When I arrived, there was one barber cutting one man's hair and two barbers waiting for customers. I got into the chair in front of the barber who was standing behind it. (The other was sitting in the customer section along the wall. With my great ability to figure out social situations, I gathered that there was a system or etiquette to this, and the guy behind the chair was next in line to receive a customer.) As soon as I sat down the barber (approximately 80 years old) asked the question that barbers and hair stylists always ask - and baffle - me: "How would you like your hair done?"

If I knew what was best for my hair, I would do it myself. I think those with the training and experience are far better suited than me to decide what should be done with my hair. That is never the answer, though, so I tried to tell him what I thought was best. He began to cut. Shortly, he brought a mirror to the side of my head and asked me whether I wanted more hair cut. I can hardly see without my glasses on, especially to the side of my head; and I didn't know whether I wanted more cut or not. So, I lied; I made up that I wanted more cut. He applauded me, thought that was best: "better to take off a little at a time, rather than cut too much," he said.

In ten minutes, the process was complete; I (over-)paid him and walked out. I over-paid him because I am terrible at dealing with the prices of haircuts: union barbers in New Orleans charge $17.00, but this shop gives a $2.00 discount for people 65 & older (of which I am one). Should I ask for $2.00 back from my 20-dollar bill, making it $15.00 plus a $3.00 tip; or is that Scrooge-like? I don't know. My regular (former?) guy offered no senior discount, so I always gave him $20.00, and I was happy with that. Should I, today, ask for a couple bucks back from this 80 year old barber because he was offering me (age 67) a discount? I don't know.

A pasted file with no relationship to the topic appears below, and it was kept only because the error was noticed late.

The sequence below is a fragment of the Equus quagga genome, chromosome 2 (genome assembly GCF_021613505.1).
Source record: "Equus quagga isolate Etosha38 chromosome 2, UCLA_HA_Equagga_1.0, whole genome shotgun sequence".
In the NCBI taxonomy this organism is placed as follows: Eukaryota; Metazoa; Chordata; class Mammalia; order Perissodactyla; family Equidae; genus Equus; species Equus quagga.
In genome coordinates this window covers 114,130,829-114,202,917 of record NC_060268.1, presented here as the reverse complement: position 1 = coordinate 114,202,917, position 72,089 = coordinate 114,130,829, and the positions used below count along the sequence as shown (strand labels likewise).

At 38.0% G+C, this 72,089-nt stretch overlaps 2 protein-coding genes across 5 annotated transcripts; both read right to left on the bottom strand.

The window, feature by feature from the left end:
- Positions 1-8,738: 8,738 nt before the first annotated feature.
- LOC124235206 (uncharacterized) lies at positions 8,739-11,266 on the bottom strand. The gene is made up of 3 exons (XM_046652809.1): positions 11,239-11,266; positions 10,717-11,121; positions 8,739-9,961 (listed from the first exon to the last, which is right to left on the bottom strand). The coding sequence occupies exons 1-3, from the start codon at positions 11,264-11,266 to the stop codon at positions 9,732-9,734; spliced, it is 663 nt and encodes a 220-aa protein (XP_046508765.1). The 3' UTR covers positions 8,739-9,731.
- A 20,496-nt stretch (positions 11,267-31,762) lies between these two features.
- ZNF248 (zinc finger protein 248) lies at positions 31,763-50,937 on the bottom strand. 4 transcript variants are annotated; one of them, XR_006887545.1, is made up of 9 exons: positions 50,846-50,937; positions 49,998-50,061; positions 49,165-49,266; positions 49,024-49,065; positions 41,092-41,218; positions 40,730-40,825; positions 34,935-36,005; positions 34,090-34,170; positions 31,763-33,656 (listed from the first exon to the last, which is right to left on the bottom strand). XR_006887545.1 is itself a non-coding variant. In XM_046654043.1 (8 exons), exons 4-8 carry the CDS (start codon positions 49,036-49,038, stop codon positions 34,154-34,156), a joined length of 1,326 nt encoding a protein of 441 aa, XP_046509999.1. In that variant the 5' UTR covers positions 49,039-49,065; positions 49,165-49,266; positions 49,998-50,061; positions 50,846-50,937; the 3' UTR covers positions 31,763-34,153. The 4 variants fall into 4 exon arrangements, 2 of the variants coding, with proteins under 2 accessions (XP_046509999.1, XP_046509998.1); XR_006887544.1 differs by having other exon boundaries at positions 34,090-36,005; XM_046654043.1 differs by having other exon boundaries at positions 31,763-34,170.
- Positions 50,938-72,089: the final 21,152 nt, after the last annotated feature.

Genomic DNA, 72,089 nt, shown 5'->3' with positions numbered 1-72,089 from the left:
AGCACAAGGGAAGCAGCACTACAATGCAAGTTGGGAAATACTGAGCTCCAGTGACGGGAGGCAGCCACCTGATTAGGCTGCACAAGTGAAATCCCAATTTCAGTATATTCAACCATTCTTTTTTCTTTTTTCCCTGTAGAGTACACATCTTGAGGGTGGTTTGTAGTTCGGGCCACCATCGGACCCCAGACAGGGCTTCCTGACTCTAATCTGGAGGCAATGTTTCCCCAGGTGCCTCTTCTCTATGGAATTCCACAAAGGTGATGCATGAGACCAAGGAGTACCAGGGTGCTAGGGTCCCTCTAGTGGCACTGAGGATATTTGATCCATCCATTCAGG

Now my hair is finally cut, and I feel guilty for abandoning my former guy, who I like. And I still have not figured out whether I over-paid the guy today.

2 comments:

  1. Ah, the angst of a sensitive (is this redundant?) liberal! I have always felt a bit guilty for being of German descent even though all my ancestors left Germany long before Hitler came to power. Although recently Angela Merkel’s kind and pragmatic approach to refugees has made me proud of my heritage.